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Decisions Decisions

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In fading light last Sunday Scott Gneiser rocked against the weight of his man David Toms’ staff bag and took the weight of the world, or so it seemed, onto his tired shoulders.

“Sixteen . . . I wish I would have talked him into laying up,” sighed Gneiser, a caddie-yard legend and Toms’ bagman for the better part of 12 years and 11 of his dozen Tour victories.

David Toms
David Toms reacts to his missed putt on the first playoff hole at The Players. (Getty Images)
Monday morning caddying is a dangerous business, and maybe the entire affair played out in surround-sound raucousness on TPC Sawgrass’ 16th hole, was still too fresh for Gneiser. Objectivity is a rare commodity following a playoff loss.

These are the facts: with a one-stroke lead and a swing that hit more fairways than anyone else at The Players Championship, Toms narrowly missed the fairway at the par-5 16th hole on Sunday but arrived at his golf ball with his mind already made up, or so it seemed.

“We got to the ball and he asked, ‘What do you think of 2-iron (hybrid)?’ and I liked it with a one-shot lead. He just hit it against the bottom of the club and it ran into the water,” Gneiser said of Toms’ approach shot from 249 yards.

Toms made bogey, eventual champion K.J. Choi signed for a par, and as Gneiser assessed the outcome it was impossible for his mind to not race back a decade, “We’ve laid up before to win a golf tournament.”

The “golf tournament” Gneiser was referring to was the 2001 PGA Championship which Toms won on the 72nd hole with a driver, two wedge shots and a 12-footer for par – maybe the gutsiest finish to any major championship in recent history (non-2008 U.S. Open at Torrey Pines division).

At the time Toms had a similar decision, a 5-wood from 220 yards from a hanging lie in the rough to a baked-out green that was never designed for such a shot; or a wedge to a comfortable yardage (88 yards) and a clutch one-putt for victory.

“I might still be playing that hole if I would have gone for the green,” Toms said at the time. “There was nothing good that could happen.”

Therein lies the fine line between a good decision that is hailed as brilliant and a bad choice that is immediately labeled a bone-headed move.

The same guy that bounced his U.S. Open chances off a tree, garbage can and corporate tent at the 2006 U.S. Open made Masters magic with a 6-iron off the pine straw adjacent the 13th fairway last year. Those who wish to distinguish between the Winged Foot version of Phil Mickelson and last year’s Masters edition do so at their own risk. The DNA is the same, only the outcome is different.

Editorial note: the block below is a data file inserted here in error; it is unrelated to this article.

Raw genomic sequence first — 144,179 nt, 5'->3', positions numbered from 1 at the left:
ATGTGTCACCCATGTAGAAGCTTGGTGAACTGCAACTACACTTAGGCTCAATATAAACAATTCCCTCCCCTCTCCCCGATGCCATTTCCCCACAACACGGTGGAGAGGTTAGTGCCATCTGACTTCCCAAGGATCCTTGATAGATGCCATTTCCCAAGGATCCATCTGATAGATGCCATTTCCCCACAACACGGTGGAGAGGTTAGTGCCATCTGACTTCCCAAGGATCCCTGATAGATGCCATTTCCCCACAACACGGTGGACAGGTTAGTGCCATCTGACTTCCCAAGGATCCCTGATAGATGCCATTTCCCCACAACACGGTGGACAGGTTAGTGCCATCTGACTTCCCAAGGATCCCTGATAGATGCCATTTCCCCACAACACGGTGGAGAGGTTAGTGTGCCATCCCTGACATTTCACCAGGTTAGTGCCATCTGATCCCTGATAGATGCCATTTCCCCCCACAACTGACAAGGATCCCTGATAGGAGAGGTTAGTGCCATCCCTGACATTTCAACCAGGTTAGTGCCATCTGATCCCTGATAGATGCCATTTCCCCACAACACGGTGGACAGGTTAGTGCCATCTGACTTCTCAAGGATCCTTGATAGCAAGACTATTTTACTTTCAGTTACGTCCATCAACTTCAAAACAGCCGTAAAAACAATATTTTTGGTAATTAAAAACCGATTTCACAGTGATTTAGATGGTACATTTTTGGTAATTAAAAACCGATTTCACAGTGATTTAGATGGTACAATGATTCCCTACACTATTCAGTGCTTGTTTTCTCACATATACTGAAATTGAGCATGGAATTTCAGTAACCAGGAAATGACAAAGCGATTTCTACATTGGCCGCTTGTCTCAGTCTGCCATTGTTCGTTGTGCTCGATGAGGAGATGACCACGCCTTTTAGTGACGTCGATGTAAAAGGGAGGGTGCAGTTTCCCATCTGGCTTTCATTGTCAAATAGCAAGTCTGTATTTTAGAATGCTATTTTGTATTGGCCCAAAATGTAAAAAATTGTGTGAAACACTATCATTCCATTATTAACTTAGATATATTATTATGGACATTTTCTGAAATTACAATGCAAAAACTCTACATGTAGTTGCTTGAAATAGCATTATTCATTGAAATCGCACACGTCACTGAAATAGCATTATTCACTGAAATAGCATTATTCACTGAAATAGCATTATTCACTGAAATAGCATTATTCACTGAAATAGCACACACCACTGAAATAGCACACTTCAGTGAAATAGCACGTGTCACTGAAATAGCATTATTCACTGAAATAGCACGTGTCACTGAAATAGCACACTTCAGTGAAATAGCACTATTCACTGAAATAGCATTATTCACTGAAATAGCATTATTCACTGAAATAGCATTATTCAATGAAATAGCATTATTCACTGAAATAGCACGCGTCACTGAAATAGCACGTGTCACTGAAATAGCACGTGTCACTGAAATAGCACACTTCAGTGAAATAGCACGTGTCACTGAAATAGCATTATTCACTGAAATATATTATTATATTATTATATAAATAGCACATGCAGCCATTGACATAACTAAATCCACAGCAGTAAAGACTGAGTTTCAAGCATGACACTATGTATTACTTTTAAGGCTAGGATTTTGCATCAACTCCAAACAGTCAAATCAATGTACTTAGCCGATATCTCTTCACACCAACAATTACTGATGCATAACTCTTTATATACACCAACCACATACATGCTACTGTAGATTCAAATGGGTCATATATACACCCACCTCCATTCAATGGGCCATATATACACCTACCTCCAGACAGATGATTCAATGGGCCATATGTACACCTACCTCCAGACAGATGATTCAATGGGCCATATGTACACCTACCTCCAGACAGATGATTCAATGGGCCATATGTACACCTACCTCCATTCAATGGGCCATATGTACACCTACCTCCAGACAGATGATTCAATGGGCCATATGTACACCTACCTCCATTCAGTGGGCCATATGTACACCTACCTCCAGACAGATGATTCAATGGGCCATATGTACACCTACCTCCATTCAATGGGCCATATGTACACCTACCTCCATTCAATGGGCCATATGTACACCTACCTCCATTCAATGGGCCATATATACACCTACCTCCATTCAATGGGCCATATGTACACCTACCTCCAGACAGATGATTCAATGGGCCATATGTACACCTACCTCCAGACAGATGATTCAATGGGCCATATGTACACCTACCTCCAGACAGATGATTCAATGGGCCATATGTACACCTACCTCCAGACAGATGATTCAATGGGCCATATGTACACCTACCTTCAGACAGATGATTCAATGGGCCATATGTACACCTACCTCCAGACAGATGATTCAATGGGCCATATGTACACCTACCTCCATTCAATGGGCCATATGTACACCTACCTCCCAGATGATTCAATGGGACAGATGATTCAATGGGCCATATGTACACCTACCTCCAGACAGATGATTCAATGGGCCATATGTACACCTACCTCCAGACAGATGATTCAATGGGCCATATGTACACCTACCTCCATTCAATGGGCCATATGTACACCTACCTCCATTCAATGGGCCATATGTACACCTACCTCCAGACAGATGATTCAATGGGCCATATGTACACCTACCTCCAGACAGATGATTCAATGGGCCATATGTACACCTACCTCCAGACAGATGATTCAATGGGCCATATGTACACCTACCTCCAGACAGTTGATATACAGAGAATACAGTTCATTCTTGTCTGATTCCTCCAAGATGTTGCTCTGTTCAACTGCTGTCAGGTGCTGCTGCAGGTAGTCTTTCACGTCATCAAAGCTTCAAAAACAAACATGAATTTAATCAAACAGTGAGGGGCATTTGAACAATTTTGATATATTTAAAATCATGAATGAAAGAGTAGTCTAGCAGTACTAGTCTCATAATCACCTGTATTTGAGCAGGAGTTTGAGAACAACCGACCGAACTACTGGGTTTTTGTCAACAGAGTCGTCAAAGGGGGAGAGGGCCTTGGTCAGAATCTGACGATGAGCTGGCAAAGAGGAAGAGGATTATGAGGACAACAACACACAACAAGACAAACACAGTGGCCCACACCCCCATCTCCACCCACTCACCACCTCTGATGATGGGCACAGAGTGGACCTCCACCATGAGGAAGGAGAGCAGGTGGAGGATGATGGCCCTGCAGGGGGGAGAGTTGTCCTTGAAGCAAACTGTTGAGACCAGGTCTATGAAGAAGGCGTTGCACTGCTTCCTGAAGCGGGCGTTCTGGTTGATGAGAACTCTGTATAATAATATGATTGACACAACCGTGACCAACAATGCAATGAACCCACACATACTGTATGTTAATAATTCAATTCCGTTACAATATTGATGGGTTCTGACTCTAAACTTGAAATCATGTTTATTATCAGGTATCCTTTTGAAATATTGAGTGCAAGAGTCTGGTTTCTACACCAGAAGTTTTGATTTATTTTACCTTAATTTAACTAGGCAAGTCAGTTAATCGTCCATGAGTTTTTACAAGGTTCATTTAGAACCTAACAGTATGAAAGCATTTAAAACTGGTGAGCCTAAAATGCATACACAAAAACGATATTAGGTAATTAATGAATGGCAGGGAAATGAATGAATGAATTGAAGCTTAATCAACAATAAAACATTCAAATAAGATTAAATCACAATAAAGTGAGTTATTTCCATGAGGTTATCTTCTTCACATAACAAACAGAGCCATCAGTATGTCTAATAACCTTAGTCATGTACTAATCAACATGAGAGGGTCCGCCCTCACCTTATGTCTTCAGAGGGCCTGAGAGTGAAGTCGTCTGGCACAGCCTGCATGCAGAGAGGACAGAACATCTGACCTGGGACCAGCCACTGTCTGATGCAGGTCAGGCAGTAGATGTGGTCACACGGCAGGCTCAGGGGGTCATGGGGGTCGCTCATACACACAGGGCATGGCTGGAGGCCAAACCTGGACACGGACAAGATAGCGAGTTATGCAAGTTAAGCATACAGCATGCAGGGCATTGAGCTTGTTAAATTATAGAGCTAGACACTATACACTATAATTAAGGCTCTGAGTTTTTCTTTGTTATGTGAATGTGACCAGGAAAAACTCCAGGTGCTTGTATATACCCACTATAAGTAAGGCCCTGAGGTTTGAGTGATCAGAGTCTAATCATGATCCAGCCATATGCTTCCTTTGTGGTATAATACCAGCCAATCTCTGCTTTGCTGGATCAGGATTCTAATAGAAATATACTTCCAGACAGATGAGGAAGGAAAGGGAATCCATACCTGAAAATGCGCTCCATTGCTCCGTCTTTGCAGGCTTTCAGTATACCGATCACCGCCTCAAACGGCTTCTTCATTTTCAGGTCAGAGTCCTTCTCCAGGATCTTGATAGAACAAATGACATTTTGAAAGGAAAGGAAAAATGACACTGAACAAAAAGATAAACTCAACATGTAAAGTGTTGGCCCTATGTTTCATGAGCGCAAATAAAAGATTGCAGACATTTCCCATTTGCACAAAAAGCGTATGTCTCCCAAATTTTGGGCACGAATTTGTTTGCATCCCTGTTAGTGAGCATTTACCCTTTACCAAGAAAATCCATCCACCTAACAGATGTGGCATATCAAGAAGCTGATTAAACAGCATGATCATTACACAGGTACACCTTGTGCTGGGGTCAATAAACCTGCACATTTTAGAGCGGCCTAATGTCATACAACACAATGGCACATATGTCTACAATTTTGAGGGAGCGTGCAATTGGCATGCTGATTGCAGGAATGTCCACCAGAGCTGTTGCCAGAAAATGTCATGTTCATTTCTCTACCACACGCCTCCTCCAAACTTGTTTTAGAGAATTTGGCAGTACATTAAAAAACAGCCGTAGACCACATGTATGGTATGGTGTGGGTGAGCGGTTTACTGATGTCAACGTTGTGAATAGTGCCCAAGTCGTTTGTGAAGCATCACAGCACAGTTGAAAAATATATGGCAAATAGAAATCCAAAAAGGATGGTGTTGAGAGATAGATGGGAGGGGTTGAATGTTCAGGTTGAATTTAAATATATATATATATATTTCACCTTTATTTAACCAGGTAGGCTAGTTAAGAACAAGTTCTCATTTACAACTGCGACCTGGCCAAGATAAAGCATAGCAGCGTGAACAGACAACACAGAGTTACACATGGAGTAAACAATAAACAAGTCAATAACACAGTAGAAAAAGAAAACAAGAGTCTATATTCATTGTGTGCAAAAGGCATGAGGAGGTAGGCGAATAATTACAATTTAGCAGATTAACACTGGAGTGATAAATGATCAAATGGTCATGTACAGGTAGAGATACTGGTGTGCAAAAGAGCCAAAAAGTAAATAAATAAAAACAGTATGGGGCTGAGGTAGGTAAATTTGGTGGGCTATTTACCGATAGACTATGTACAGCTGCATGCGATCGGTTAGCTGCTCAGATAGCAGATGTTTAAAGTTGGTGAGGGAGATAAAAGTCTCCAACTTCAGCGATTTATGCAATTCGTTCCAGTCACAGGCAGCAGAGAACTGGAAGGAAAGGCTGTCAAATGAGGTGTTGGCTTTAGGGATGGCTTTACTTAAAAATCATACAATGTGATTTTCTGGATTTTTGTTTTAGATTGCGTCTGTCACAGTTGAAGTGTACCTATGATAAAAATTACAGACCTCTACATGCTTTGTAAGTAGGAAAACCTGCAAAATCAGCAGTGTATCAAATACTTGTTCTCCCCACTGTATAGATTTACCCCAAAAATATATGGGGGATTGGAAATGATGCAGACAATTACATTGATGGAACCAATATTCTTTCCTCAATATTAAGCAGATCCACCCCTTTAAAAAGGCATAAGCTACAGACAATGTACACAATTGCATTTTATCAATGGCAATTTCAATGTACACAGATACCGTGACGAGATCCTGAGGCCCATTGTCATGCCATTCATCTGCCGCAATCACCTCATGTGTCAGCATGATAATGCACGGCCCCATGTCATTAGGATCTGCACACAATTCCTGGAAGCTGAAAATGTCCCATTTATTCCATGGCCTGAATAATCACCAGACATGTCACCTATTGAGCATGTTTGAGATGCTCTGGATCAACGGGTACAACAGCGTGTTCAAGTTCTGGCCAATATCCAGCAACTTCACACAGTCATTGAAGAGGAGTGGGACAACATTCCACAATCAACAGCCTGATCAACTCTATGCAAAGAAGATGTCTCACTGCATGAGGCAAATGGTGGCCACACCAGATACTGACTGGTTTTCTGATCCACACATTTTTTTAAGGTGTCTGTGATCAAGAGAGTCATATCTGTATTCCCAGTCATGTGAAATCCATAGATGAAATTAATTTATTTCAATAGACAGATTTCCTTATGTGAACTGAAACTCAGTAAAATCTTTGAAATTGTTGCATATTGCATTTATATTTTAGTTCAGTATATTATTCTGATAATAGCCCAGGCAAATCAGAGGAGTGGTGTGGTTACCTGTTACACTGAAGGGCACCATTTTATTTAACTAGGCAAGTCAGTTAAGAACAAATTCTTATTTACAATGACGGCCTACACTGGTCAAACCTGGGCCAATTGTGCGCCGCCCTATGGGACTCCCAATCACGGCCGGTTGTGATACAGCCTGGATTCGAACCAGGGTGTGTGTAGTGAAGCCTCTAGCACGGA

In this, beauty is in the eye of the beholder, and the difference between a sound and a silly shot is more often than not dictated by the outcome.

In retrospect, it’s not entirely inaccurate to say that Jean Van de Velde was simply unlucky, not sloppy, at the 1999 Open Championship when his shot at the claret jug was washed away by the rising tide in a Carnoustie’s burn.

The bounce, bad or otherwise, is certainly a crucial element at any event, and of everything that transpired on that surreal summer day in ’99 the only thing the Frenchman seems guilty of is hitting driver off Carnoustie’s 18th tee. Yet Sergio Garica tried to play it safe off the same 18th tee in his duel with Padraig Harrington at the ’07 Open Championship and we all know how that turned out.

“I got ahead of myself on 16 in regulation,” said Toms, who three-putted the first playoff hole on Sunday at TPC Sawgrass. “Seeing K.J. had to lay up already I probably should have laid up and hit a wedge up there and made par at the worst, but I felt like I could get it on the green and take maybe a two-shot lead there and put a lot of pressure on him. So that was the mindset, and I just hit a bad shot.”

Hindsight can be a dangerous judge and jury. A week earlier Lucas Glover spoke about the dangers of trying to protect a lead on a PGA Tour Sunday. In short, neither Glover nor his “beard” thought it was a good idea to play prevent defense coming down the stretch and Toms’ idea that a two-shot lead with the Staduim’s demanding 17th and 18th holes looming certainly passes the sniff test.

Maybe the only thing Toms was ultimately guilty of is forgetting who he was – a fairways-and-greens guy who wears down his opponents – not a bomb-and-gorge sort who overpowers the field.

As a subject to dissection and second-guess, however, Toms’ bold decision at the 16th hole is simply a non-story, with all respect to Gneiser. Ultimately, Toms’ choice was above reproach, just not his execution.
Follow Rex Hoggard on Twitter @RexHoggard